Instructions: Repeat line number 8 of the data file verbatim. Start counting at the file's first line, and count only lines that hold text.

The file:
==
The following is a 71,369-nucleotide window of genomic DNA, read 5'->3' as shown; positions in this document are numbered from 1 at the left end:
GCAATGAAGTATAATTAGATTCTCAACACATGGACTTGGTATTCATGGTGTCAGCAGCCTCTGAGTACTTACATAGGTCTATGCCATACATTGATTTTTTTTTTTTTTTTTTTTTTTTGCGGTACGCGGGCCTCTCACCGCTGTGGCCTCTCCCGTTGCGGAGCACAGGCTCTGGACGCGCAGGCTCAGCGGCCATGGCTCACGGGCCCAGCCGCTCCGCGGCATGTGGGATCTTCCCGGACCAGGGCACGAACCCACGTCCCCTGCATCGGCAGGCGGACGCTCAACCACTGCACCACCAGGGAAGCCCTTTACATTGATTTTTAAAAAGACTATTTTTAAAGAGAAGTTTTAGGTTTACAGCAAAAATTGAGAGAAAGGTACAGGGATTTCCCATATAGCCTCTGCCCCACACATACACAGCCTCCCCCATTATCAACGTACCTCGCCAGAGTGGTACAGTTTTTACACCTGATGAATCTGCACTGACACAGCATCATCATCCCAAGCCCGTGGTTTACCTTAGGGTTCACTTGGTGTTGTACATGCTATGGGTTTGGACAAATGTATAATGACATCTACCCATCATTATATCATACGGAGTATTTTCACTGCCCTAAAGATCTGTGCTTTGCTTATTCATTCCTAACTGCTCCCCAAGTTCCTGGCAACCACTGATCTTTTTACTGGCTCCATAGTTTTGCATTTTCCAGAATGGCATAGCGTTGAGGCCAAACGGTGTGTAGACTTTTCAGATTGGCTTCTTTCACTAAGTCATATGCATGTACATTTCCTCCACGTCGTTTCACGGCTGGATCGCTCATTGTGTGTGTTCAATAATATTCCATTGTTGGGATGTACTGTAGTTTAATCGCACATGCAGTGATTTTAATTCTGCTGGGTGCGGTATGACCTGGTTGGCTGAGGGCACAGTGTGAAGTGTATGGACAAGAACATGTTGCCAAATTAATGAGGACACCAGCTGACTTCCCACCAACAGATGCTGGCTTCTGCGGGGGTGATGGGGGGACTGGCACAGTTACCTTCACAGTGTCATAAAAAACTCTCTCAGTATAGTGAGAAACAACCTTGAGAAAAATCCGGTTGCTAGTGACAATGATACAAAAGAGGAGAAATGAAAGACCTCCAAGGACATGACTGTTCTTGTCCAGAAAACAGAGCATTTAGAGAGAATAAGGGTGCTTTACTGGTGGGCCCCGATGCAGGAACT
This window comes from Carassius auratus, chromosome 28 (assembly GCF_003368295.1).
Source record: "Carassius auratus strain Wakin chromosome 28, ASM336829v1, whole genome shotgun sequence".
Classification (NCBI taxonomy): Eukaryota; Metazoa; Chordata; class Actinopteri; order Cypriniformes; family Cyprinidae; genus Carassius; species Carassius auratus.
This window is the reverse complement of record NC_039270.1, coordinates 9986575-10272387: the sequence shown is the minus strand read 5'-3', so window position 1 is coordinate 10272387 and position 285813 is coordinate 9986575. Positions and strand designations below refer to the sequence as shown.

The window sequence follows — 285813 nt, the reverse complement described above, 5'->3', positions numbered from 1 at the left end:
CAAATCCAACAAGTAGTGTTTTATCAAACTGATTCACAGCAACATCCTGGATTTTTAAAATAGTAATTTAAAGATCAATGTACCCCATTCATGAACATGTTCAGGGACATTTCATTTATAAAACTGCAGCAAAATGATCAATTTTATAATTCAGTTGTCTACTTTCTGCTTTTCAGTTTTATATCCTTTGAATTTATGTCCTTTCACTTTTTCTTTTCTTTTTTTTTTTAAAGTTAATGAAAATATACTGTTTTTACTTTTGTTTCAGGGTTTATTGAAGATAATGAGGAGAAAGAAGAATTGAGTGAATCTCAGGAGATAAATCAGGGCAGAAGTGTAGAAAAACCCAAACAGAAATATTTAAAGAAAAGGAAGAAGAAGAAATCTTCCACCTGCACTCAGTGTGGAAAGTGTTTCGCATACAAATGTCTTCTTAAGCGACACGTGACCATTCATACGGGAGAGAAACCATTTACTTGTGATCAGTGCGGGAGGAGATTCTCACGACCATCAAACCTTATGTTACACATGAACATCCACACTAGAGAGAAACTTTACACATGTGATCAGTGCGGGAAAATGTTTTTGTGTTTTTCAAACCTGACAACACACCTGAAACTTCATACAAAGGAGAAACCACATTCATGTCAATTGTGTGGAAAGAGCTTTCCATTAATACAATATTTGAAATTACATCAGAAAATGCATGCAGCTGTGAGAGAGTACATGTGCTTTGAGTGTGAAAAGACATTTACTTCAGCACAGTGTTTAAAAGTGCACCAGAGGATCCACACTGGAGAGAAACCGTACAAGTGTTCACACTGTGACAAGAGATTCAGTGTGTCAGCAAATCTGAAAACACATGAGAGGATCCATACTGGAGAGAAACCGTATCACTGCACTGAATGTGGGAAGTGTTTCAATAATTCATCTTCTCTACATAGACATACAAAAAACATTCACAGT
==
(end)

CAAATCCAACAAGTAGTGTTTTATCAAACTGATTCACAGCAACATCCTGGATTTTTAAAATAGTAATTTAAAGATCAATGTACCCCATTCATGAACATGTTCAGGGACATTTCATTTATAAAACTGCAGCAAAATGATCAATTTTATAATTCAGTTGTCTACTTTCTGCTTTTCAGTTTTATATCCTTTGAATTTATGTCCTTTCACTTTTTCTTTTCTTTTTTTTTTTAAAGTTAATGAAAATATACTGTTTTTACTTTTGTTTCAGGGTTTATTGAAGATAATGAGGAGAAAGAAGAATTGAGTGAATCTCAGGAGATAAATCAGGGCAGAAGTGTAGAAAAACCCAAACAGAAATATTTAAAGAAAAGGAAGAAGAAGAAATCTTCCACCTGCACTCAGTGTGGAAAGTGTTTCGCATACAAATGTCTTCTTAAGCGACACGTGACCATTCATACGGGAGAGAAACCATTTACTTGTGATCAGTGCGGGAGGAGATTCTCACGACCATCAAACCTTATGTTACACATGAACATCCACACTAGAGAGAAACTTTACACATGTGATCAGTGCGGGAAAATGTTTTTGTGTTTTTCAAACCTGACAACACACCTGAAACTTCATACAAAGGAGAAACCACATTCATGTCAATTGTGTGGAAAGAGCTTTCCATTAATACAATATTTGAAATTACATCAGAAAATGCATGCAGCTGTGAGAGAGTACATGTGCTTTGAGTGTGAAAAGACATTTACTTCAGCACAGTGTTTAAAAGTGCACCAGAGGATCCACACTGGAGAGAAACCGTACAAGTGTTCACACTGTGACAAGAGATTCAGTGTGTCAGCAAATCTGAAAACACATGAGAGGATCCATACTGGAGAGAAACCGTATCACTGCACTGAATGTGGGAAGTGTTTCAATAATTCATCTTCTCTACATAGACATACAAAAAACATTCACAGT